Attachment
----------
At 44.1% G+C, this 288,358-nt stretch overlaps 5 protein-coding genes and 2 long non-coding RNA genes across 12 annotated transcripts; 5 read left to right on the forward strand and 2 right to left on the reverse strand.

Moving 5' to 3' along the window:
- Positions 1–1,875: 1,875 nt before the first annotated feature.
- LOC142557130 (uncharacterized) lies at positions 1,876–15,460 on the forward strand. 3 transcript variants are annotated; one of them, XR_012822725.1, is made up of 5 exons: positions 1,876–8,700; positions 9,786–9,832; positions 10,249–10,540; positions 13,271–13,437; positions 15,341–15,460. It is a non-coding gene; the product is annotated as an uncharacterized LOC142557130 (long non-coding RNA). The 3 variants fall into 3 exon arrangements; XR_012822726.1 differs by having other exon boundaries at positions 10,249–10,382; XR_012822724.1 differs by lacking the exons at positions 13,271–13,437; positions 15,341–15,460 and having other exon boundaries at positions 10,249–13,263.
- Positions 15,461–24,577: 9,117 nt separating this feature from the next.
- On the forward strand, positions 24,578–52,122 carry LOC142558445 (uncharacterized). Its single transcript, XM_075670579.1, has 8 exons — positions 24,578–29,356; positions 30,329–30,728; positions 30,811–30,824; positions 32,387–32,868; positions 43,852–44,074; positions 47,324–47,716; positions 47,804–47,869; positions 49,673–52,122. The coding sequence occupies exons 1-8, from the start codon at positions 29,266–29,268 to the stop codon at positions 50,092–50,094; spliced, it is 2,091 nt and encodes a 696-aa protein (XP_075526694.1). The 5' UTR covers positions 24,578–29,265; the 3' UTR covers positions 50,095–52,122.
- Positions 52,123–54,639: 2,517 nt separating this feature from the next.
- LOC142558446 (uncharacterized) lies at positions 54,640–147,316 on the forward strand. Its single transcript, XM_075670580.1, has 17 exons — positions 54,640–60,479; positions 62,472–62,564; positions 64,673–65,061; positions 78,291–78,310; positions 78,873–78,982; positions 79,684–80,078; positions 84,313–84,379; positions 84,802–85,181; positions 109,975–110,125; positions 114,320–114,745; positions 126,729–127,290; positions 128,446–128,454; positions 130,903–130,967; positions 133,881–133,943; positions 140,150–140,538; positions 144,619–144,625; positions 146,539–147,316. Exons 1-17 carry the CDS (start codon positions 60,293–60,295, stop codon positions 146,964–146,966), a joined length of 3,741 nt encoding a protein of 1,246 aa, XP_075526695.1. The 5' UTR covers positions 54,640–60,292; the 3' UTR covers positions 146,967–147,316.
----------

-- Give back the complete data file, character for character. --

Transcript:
At 44.1% G+C, this 288,358-nt stretch overlaps 5 protein-coding genes and 2 long non-coding RNA genes across 12 annotated transcripts; 5 read left to right on the forward strand and 2 right to left on the reverse strand.

Moving 5' to 3' along the window:
- Positions 1–1,875: 1,875 nt before the first annotated feature.
- LOC142557130 (uncharacterized) lies at positions 1,876–15,460 on the forward strand. 3 transcript variants are annotated; one of them, XR_012822725.1, is made up of 5 exons: positions 1,876–8,700; positions 9,786–9,832; positions 10,249–10,540; positions 13,271–13,437; positions 15,341–15,460. It is a non-coding gene; the product is annotated as an uncharacterized LOC142557130 (long non-coding RNA). The 3 variants fall into 3 exon arrangements; XR_012822726.1 differs by having other exon boundaries at positions 10,249–10,382; XR_012822724.1 differs by lacking the exons at positions 13,271–13,437; positions 15,341–15,460 and having other exon boundaries at positions 10,249–13,263.
- Positions 15,461–24,577: 9,117 nt separating this feature from the next.
- On the forward strand, positions 24,578–52,122 carry LOC142558445 (uncharacterized). Its single transcript, XM_075670579.1, has 8 exons — positions 24,578–29,356; positions 30,329–30,728; positions 30,811–30,824; positions 32,387–32,868; positions 43,852–44,074; positions 47,324–47,716; positions 47,804–47,869; positions 49,673–52,122. The coding sequence occupies exons 1-8, from the start codon at positions 29,266–29,268 to the stop codon at positions 50,092–50,094; spliced, it is 2,091 nt and encodes a 696-aa protein (XP_075526694.1). The 5' UTR covers positions 24,578–29,265; the 3' UTR covers positions 50,095–52,122.
- Positions 52,123–54,639: 2,517 nt separating this feature from the next.
- LOC142558446 (uncharacterized) lies at positions 54,640–147,316 on the forward strand. Its single transcript, XM_075670580.1, has 17 exons — positions 54,640–60,479; positions 62,472–62,564; positions 64,673–65,061; positions 78,291–78,310; positions 78,873–78,982; positions 79,684–80,078; positions 84,313–84,379; positions 84,802–85,181; positions 109,975–110,125; positions 114,320–114,745; positions 126,729–127,290; positions 128,446–128,454; positions 130,903–130,967; positions 133,881–133,943; positions 140,150–140,538; positions 144,619–144,625; positions 146,539–147,316. Exons 1-17 carry the CDS (start codon positions 60,293–60,295, stop codon positions 146,964–146,966), a joined length of 3,741 nt encoding a protein of 1,246 aa, XP_075526695.1. The 5' UTR covers positions 54,640–60,292; the 3' UTR covers positions 146,967–147,316.